SPP 1727: Focus and Thematic Role Assignment: A Comparison of Hungarian and German in Child Language Comprehension

The aim of this project is to investigate pragmatic inferences from information structure to thematic role assignment. The fact that information structure contributes to role disambiguation, in addition to syntactic and morphological cues (such as word order and case) is established in psycholinguistic and typological research. However, we know very little about listeners principles in mapping information structural categories, such as topic and focus, to particular arguments and their corresponding thematic roles. This project will collect empirical data with the goal of developing a precise pragmatic account of this process during language comprehension. Two theoretical positions will be compared: (a) Hearers use information structural preferences (e.g., topics are subjects and foci are objects) as defaults for thematic role assignment; (b) alternatively, information structural cues motivate pragmatic inferences about why the speaker uses canonical or non-canonical word orders.

Principal investigators
Knoeferle, Pia Prof. Dr. (Details) (Linguistics of German: Psycholinguistics)

Participating external organisations

DFG - Schwerpunktprogramme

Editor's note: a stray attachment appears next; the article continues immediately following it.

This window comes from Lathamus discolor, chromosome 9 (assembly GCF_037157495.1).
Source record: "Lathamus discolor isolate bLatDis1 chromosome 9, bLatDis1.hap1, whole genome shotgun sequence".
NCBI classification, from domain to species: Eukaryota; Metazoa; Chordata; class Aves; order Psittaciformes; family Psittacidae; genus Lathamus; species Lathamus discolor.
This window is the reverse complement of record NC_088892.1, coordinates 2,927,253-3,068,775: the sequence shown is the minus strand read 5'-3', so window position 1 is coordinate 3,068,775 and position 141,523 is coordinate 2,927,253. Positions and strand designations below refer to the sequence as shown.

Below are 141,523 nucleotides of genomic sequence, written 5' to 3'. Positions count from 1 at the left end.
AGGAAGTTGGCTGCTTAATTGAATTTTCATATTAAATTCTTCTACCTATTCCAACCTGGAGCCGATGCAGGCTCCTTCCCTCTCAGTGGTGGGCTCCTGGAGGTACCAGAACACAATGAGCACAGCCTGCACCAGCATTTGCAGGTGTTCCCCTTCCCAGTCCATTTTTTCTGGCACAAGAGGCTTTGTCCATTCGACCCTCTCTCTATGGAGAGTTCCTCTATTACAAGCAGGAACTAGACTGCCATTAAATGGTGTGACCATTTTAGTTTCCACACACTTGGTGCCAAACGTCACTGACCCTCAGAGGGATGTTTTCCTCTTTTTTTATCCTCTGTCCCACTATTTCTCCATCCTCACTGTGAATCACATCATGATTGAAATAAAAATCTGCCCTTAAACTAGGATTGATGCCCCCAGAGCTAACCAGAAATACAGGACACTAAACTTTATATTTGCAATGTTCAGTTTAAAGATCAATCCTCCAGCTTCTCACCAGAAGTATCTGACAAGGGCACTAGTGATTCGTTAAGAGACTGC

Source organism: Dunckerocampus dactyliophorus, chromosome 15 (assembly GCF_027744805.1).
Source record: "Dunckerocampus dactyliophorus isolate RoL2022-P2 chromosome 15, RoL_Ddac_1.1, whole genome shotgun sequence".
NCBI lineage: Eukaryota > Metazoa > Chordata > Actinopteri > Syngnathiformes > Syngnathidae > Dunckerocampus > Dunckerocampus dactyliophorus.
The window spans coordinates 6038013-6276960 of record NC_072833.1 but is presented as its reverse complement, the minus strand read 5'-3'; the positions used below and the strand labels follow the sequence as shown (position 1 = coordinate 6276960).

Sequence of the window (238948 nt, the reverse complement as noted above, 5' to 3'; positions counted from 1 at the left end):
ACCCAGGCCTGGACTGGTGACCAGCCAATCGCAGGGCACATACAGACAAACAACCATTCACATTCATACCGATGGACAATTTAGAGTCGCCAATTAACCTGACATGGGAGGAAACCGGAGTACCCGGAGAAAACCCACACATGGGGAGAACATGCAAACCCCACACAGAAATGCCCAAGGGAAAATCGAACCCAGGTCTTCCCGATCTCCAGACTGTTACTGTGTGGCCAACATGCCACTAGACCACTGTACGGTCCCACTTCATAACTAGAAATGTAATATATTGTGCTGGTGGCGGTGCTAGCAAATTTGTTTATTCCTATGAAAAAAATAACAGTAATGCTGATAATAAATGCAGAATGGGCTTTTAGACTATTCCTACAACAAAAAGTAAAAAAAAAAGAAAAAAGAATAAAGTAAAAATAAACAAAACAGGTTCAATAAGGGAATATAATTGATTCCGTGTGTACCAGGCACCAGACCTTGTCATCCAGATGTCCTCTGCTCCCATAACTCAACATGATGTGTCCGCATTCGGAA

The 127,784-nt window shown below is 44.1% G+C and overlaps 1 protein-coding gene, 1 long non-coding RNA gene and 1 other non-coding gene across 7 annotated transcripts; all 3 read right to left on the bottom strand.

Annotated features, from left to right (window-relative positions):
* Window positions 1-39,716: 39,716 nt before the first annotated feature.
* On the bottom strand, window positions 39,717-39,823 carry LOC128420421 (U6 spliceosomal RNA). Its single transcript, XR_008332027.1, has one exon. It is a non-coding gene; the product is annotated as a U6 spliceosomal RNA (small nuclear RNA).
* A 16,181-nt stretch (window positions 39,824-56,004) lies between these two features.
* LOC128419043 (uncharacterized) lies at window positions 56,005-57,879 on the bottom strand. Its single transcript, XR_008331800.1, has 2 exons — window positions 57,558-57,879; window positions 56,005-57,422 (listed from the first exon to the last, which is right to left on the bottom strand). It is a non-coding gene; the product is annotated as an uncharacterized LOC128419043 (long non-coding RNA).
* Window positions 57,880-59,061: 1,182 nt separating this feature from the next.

Duration of project
Start date: 11/2015
End date: 05/2019

Research Areas
General and Comparative Linguistics, Experimental Linguistics, Typology, Non-European Languages

Kröger, J.M. (2019) Real-time thematic role assignment in children and adults. The influence of case-marking, prosody, and visual cues. Bielefeld, Germany (doctoral dissertation). https://pub.uni-bielefeld.de/record/2936107

Kröger, Julia, Münster, K., & Knoeferle, P. (2017). The influence of prosody and case marking on thematic role assignment in ambiguous action scenes: adults versus children. In: Proceedings of the 39th Annual Meeting of the Cognitive Science Society (pp. 2463-2468). Austin, TX: Cognitive Science Society.

Kröger, Julia, Münster, K., Burigo & Knoeferle, P. (2018). Wiggle, wiggle, wiggle: How visual cues influence thematic role assignment in children and adults. In: Proceedings of the 40th Annual Meeting of the Cognitive Science Society (pp. 1969-1974), Austin, TX: Cognitive Science Society.

Rodriguez-Ronderos, C., Münster, K., Guerra, E., Kreysa, H., Rodriguez, A., Kröger, J., Kluth, T., Burigo, M., Abashidze, D., Nunnemann, N., & Knoeferle, P. (2018). Eye Track- ing during visually situated language comprehension: flexibility and limitations in uncovering visual context effects. Journal of Visualized Experiments, 141, e57694, doi:10.3791/57694.

Last updated on 2022-08-09 at 23:07